At Home Wherever

Mission: Jimmy Stewart and the Eighth Air Force by Robert Matzen

With Tyrone Power in The Black Swan. Unleashing the Technicolor redhead.

Maureen O’Hara started out with Charles Laughton in Jamaica Inn in 1938 and Hunchback of Notre Dame a year later, then went on to a long and successful career as a Fox leading lady. She acted with Ty, Errol, and Duke and was in all those John Ford pictures. You never heard a hint of scandal about her and she lived to 95, but now she too is gone like Joan Leslie is gone. Well into her 80s MoH looked like a million bucks and gave me hope of immortality, and she wrote a sassy memoir like we wish more of the great ones had written. Now she’s left us; we keep losing them until there aren’t any left to connect us as humans to a Golden Age that’s now passed into history. We can no longer share memories with those who are living and have them tell us what the old stars were “really like” and walk the lots and describe their dressing rooms and provide anecdotes about directors and what happened on what soundstage; we can only look back and study printed words and recordings of those people. What they said is cast in concrete now; they aren’t saying anything new.

I’m reminded of a visit to the Warner Bros. lot somewhere around 2009. I asked around if anyone knew where Errol Flynn’s dressing room was and guess what: Nobody did. That information had died with Flynn and the other veteran studio employees now long gone. The “old timers,” volunteers at the gift shop, were from well after Flynn’s day, so the studio history of where Flynn’s or Bogart’s dressing rooms were no longer existed because nobody bothered to capture it. As it happens, I was able to piece together the exact location in case anybody wants to know—Jack Warner kept Flynn in the corner dressing room right outside the top man’s second-story window, literally under J.L.’s nose, where Flynn could be kept track of. But I digress.

Mission: Jimmy Stewart and the Eighth Air Force by Robert Matzen

With John Payne and Edmund Gwenn in Miracle on 34th Street for Fox.

I liked Maureen O’Hara well enough without classifying her a personal favorite. In hindsight, I took her for granted and when I stop to think about it, she participated in some of my favorite pictures, including How Green Was My Valley, Miracle on 34th Street, and The Long Gray Line. She was great with the Duke in pictures like Rio Grande and The Quiet Man, and she was tough enough that the abusive John Ford couldn’t reduce her to tears. If somebody gave it to Maureen, Maureen was capable of giving it right back–the very definition of a fiery redhead.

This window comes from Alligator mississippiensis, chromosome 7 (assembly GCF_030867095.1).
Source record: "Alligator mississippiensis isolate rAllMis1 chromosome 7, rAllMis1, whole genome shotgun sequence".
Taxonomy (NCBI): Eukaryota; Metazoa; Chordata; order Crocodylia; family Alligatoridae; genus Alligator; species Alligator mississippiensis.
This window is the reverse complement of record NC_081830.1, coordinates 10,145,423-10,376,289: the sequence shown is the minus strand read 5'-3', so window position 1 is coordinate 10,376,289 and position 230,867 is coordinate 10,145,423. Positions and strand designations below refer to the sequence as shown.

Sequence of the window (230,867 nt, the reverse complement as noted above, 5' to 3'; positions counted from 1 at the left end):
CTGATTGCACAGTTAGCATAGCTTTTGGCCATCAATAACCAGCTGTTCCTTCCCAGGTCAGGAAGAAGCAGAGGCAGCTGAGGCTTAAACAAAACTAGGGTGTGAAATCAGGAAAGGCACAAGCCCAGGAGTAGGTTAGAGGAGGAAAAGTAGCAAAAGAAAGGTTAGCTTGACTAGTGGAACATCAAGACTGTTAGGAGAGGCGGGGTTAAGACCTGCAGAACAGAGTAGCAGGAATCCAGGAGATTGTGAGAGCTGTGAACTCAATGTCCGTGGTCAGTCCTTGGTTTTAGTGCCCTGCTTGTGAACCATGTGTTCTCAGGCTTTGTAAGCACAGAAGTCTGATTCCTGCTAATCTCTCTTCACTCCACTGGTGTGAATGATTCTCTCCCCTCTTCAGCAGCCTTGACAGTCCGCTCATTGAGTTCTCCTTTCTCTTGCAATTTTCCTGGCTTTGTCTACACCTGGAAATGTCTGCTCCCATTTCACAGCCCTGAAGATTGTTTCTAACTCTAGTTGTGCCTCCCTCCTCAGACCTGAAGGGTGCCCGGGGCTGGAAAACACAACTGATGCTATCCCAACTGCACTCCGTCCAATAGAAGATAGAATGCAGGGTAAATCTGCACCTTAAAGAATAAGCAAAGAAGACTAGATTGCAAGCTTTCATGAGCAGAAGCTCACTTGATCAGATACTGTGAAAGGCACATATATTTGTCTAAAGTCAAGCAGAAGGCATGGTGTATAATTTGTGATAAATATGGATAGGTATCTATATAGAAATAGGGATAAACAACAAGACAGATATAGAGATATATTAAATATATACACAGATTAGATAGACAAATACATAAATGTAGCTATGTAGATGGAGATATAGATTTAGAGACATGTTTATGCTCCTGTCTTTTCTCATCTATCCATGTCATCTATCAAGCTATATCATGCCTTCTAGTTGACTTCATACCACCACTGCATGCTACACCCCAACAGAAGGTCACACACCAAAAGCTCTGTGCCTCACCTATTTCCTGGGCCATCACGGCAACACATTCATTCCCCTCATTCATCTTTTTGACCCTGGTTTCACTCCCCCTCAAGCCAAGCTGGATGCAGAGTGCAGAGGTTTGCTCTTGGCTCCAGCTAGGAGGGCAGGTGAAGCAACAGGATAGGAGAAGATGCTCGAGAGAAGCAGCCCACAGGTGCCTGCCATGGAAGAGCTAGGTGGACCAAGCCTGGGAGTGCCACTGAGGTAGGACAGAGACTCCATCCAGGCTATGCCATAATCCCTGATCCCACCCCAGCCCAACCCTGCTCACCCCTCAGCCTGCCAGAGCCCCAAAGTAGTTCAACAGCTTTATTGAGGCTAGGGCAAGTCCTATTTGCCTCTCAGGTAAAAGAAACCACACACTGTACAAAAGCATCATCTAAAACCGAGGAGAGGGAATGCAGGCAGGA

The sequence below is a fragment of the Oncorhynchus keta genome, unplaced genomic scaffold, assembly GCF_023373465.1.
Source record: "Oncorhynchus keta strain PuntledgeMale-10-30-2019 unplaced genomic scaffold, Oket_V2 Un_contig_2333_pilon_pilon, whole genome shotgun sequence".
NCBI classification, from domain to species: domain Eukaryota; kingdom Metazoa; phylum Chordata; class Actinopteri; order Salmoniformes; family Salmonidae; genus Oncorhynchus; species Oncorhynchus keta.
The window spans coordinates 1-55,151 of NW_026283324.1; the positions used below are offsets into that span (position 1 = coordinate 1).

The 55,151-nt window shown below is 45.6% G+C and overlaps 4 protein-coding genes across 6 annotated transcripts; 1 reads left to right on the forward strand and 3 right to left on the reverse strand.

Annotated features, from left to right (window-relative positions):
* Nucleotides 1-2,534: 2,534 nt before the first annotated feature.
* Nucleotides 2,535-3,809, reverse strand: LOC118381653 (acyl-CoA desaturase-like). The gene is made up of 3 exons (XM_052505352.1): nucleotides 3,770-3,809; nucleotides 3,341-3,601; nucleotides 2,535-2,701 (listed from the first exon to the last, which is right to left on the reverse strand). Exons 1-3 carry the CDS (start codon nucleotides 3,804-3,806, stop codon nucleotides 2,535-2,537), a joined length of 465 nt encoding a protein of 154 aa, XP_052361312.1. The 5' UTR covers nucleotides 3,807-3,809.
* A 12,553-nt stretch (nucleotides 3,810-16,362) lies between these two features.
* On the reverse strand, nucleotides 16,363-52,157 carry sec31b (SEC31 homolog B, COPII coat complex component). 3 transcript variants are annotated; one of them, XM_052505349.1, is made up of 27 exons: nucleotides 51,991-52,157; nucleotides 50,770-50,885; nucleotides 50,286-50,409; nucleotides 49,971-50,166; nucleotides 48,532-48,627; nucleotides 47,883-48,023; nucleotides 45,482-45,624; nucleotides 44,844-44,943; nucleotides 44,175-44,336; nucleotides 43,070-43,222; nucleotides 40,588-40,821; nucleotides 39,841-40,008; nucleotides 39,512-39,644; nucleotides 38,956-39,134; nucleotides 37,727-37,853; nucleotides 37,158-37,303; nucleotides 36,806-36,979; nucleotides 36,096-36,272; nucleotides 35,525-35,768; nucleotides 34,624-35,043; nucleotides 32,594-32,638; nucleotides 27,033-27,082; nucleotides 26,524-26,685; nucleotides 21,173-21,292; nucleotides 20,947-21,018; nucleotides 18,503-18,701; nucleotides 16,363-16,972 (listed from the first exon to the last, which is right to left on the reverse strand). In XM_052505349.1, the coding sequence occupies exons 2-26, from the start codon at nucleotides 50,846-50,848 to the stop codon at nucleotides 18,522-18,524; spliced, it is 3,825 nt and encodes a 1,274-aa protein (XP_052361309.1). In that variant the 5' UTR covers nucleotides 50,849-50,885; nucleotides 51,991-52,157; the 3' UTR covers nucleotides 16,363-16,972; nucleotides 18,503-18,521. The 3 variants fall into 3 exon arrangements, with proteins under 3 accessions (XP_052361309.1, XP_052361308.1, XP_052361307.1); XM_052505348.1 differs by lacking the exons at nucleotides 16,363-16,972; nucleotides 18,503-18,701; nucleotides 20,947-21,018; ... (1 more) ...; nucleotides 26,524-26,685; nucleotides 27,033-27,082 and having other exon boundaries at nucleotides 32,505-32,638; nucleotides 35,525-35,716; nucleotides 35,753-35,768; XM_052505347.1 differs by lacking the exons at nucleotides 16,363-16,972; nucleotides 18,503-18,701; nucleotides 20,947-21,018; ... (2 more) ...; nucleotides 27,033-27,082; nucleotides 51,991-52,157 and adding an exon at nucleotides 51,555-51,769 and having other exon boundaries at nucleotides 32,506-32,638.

Thinking about it, though, I did find it charming when her natural Irish accent would sneak through her scrupulous American/English. Thought would come out taught. Thank you would be tank you. Mostly, though, you’d never guess she wasn’t from middle America and it must have taken quite a bit of effort to pull that accent off in picture after picture.

O’Hara’s muscular, square shoulders allowed her to credibly use a sword in adventure films like At Sword’s Point, where she played the daughter of a musketeer, and Against All Flags, where she played a Caribbean pirate. She also took pride in doing a lot of her own stunt work in physical pictures like McLintock. Basically, she did whatever kept her working in a run that lasted into the 1970s, with a later highlight being her role of the mother of twins in Disney’s The Parent Trap. The last thing I can remember seeing her in was Big Jake in 1971, looking as good as ever, bringing all that history and backstory with Duke to bear playing his ex-wife in what amounted to a glorified cameo in the first reel. By this time they had such chemistry that even as a kid I could feel the gravitas of their scenes together.

I had hoped to post this piece a week ago, but I got behind. I don’t mind putting it up now because after a flurry of goodbyes in newspapers and blogs, the stars seem to be laid to rest and rarely revisited. So instead of being just another in a clot of retrospectives, here I am more than a week later with my look back at a sassy Irish lass who was a beautiful leading lady and an important Fox contract player from Hollywood’s Golden Age, a versatile talent just as at home in a Welsh mining town as on the Spanish Main, a cavalry outpost, or 34th Street.

Mission: Jimmy Stewart and the Eighth Air Force by Robert Matzen